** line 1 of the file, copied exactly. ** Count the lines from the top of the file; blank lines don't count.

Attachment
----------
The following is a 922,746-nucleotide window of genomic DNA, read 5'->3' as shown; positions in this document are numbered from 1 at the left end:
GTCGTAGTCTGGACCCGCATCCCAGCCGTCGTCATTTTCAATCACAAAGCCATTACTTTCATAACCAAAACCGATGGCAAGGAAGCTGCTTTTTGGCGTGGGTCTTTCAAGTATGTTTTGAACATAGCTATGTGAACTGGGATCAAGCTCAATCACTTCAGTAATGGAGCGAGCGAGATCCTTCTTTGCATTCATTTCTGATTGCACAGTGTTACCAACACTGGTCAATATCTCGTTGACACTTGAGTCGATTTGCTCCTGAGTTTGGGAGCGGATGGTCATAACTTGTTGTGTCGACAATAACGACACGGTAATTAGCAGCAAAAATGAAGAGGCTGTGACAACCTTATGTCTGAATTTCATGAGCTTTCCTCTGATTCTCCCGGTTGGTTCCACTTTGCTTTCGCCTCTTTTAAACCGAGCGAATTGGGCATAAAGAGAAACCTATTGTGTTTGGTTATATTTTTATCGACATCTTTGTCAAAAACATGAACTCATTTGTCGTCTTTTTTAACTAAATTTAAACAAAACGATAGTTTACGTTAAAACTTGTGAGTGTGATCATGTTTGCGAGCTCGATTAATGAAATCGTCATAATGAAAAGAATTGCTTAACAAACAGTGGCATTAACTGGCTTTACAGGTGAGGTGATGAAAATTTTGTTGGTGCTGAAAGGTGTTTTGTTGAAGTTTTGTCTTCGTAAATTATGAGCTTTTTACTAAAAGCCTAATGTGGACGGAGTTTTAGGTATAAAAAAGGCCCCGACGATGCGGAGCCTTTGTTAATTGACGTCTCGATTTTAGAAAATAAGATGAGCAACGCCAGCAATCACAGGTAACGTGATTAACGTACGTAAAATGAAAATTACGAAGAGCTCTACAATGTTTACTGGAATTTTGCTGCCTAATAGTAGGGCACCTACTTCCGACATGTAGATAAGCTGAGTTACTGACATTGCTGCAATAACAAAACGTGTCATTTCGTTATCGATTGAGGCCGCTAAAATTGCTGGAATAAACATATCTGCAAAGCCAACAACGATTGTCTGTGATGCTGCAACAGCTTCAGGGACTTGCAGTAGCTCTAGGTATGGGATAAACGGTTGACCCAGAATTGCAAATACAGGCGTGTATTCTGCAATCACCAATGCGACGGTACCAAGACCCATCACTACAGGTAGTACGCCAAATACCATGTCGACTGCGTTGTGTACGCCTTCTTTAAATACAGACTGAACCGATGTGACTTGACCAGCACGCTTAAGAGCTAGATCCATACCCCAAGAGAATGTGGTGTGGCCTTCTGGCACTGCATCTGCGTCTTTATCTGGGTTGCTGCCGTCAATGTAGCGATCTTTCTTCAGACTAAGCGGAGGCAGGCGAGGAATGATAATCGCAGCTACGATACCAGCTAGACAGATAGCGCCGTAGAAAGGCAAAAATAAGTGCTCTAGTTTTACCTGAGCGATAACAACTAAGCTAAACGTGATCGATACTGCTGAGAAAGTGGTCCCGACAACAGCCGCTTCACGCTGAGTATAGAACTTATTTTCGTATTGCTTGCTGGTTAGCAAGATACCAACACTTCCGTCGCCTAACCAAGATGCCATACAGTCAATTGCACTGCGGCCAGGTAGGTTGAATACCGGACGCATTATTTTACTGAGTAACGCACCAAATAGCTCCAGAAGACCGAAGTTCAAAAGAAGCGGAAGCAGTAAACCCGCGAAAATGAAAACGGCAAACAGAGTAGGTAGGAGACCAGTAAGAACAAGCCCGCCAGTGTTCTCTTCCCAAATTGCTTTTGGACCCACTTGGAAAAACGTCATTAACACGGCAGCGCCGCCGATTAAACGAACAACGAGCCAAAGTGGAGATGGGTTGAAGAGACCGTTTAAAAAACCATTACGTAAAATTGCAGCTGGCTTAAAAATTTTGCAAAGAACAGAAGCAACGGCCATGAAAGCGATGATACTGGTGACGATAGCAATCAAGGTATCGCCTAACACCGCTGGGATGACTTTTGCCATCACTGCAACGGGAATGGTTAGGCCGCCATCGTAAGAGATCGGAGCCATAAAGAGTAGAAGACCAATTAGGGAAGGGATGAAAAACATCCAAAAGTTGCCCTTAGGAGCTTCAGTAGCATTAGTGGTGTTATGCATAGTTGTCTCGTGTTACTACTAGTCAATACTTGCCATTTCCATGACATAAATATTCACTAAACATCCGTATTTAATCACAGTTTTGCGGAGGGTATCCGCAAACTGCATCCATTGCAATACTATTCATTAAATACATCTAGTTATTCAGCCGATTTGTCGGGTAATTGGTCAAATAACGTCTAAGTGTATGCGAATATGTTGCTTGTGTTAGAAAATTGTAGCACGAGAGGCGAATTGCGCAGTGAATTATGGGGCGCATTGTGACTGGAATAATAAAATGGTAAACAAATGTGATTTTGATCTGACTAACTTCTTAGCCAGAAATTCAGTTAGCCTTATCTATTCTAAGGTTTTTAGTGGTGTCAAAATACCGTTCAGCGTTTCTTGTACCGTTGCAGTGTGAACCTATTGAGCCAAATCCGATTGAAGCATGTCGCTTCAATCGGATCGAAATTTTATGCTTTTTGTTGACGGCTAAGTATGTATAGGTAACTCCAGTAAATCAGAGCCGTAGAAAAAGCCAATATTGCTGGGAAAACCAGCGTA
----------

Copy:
The following is a 922,746-nucleotide window of genomic DNA, read 5'->3' as shown; positions in this document are numbered from 1 at the left end: